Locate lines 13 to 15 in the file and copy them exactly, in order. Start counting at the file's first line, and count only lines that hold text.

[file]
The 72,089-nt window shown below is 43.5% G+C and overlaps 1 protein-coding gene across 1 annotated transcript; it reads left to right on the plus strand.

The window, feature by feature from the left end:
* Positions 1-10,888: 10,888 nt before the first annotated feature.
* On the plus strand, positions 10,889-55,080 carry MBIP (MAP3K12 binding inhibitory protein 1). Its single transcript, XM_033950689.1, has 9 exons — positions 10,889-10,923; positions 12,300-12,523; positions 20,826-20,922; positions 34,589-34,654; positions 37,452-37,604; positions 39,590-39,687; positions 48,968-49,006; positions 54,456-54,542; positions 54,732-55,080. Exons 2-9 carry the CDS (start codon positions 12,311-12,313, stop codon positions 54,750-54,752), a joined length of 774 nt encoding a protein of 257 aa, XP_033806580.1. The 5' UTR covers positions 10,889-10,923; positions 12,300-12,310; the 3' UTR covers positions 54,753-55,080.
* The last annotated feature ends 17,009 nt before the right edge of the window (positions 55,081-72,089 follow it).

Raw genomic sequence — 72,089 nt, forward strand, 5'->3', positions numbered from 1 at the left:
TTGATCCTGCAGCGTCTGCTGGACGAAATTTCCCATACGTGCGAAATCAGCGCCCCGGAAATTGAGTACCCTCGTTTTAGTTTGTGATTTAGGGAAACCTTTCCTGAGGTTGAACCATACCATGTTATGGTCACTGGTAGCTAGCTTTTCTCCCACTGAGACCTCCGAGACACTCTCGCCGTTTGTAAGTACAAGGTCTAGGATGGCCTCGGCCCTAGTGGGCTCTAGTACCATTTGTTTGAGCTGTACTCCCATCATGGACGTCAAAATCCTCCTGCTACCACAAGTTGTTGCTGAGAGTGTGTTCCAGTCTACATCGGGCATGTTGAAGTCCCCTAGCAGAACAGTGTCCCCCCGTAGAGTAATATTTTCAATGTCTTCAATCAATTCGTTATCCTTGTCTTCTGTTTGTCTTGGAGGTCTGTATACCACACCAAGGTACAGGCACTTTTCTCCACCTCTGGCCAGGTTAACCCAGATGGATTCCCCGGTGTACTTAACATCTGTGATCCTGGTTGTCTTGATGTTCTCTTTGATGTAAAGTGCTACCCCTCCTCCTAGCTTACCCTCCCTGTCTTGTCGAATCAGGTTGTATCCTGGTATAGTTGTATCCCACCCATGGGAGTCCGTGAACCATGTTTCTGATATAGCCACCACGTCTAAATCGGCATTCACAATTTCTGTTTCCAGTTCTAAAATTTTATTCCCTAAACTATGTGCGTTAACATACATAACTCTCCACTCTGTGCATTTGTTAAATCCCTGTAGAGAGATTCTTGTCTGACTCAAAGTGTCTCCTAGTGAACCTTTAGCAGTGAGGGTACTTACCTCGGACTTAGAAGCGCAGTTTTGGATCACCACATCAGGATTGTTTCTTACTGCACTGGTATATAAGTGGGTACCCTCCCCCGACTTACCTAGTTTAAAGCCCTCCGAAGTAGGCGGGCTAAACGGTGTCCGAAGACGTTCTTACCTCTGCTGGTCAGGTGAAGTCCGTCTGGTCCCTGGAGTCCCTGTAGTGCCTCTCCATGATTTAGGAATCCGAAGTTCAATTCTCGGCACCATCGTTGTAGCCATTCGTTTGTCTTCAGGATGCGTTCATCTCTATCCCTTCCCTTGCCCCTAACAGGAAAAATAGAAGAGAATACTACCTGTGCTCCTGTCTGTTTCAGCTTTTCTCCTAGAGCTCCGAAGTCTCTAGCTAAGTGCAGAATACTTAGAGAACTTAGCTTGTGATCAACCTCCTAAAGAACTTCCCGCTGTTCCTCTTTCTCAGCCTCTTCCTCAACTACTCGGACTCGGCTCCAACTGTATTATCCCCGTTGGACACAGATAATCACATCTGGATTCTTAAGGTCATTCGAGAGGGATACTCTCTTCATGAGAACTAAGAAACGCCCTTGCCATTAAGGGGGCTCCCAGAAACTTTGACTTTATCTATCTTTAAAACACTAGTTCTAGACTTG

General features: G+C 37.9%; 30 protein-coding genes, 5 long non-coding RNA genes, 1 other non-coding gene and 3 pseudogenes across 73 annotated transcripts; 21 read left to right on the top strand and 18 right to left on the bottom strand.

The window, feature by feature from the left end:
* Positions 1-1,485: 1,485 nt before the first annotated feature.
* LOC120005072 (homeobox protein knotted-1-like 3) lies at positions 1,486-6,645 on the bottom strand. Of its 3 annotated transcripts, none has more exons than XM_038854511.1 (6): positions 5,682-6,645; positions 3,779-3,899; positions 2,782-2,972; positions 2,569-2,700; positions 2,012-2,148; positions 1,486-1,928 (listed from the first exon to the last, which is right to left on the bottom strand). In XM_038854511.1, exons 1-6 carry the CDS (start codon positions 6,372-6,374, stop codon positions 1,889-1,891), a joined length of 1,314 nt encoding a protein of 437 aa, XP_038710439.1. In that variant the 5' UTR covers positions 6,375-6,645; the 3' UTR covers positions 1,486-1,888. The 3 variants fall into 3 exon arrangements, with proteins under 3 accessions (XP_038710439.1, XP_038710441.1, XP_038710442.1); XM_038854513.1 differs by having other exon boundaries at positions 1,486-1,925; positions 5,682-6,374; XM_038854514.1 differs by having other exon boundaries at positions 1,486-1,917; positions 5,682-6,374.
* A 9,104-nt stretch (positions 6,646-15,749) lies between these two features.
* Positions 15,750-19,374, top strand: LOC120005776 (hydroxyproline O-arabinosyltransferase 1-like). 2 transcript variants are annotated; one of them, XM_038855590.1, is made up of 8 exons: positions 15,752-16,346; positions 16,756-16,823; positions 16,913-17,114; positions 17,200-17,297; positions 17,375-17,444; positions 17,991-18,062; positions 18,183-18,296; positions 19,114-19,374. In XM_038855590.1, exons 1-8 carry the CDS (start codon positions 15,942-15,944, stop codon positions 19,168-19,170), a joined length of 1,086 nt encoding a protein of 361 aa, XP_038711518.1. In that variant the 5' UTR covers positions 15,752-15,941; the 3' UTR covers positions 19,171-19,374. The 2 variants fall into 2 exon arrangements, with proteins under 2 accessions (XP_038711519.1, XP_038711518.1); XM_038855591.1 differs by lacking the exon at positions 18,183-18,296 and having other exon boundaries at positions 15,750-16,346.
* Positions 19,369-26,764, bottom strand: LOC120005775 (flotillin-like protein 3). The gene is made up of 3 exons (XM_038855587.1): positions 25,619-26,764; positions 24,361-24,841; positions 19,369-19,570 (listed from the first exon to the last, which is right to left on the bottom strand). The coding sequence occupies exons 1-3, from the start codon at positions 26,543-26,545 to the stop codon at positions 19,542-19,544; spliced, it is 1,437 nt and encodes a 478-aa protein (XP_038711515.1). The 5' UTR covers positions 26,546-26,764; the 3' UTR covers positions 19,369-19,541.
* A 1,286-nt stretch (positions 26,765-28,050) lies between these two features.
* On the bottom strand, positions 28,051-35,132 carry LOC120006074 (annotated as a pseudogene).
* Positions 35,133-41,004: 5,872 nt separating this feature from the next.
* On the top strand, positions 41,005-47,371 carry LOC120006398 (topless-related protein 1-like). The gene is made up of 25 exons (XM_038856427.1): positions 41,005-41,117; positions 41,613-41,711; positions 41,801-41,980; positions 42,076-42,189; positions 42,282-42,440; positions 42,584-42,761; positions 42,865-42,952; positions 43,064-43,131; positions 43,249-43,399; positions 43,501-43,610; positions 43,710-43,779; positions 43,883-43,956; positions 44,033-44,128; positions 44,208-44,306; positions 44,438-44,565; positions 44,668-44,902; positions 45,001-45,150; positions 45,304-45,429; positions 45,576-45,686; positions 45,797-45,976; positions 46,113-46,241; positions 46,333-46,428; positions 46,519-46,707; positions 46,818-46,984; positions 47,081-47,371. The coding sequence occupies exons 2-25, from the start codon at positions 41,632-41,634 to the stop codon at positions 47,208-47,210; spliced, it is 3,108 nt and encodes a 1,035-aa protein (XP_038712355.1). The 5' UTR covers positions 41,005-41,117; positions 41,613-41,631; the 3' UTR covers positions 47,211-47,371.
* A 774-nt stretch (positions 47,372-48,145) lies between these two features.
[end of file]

* Positions 15,750-19,374, top strand: LOC120005776 (hydroxyproline O-arabinosyltransferase 1-like). 2 transcript variants are annotated; one of them, XM_038855590.1, is made up of 8 exons: positions 15,752-16,346; positions 16,756-16,823; positions 16,913-17,114; positions 17,200-17,297; positions 17,375-17,444; positions 17,991-18,062; positions 18,183-18,296; positions 19,114-19,374. In XM_038855590.1, exons 1-8 carry the CDS (start codon positions 15,942-15,944, stop codon positions 19,168-19,170), a joined length of 1,086 nt encoding a protein of 361 aa, XP_038711518.1. In that variant the 5' UTR covers positions 15,752-15,941; the 3' UTR covers positions 19,171-19,374. The 2 variants fall into 2 exon arrangements, with proteins under 2 accessions (XP_038711519.1, XP_038711518.1); XM_038855591.1 differs by lacking the exon at positions 18,183-18,296 and having other exon boundaries at positions 15,750-16,346.
* Positions 19,369-26,764, bottom strand: LOC120005775 (flotillin-like protein 3). The gene is made up of 3 exons (XM_038855587.1): positions 25,619-26,764; positions 24,361-24,841; positions 19,369-19,570 (listed from the first exon to the last, which is right to left on the bottom strand). The coding sequence occupies exons 1-3, from the start codon at positions 26,543-26,545 to the stop codon at positions 19,542-19,544; spliced, it is 1,437 nt and encodes a 478-aa protein (XP_038711515.1). The 5' UTR covers positions 26,546-26,764; the 3' UTR covers positions 19,369-19,541.
* A 1,286-nt stretch (positions 26,765-28,050) lies between these two features.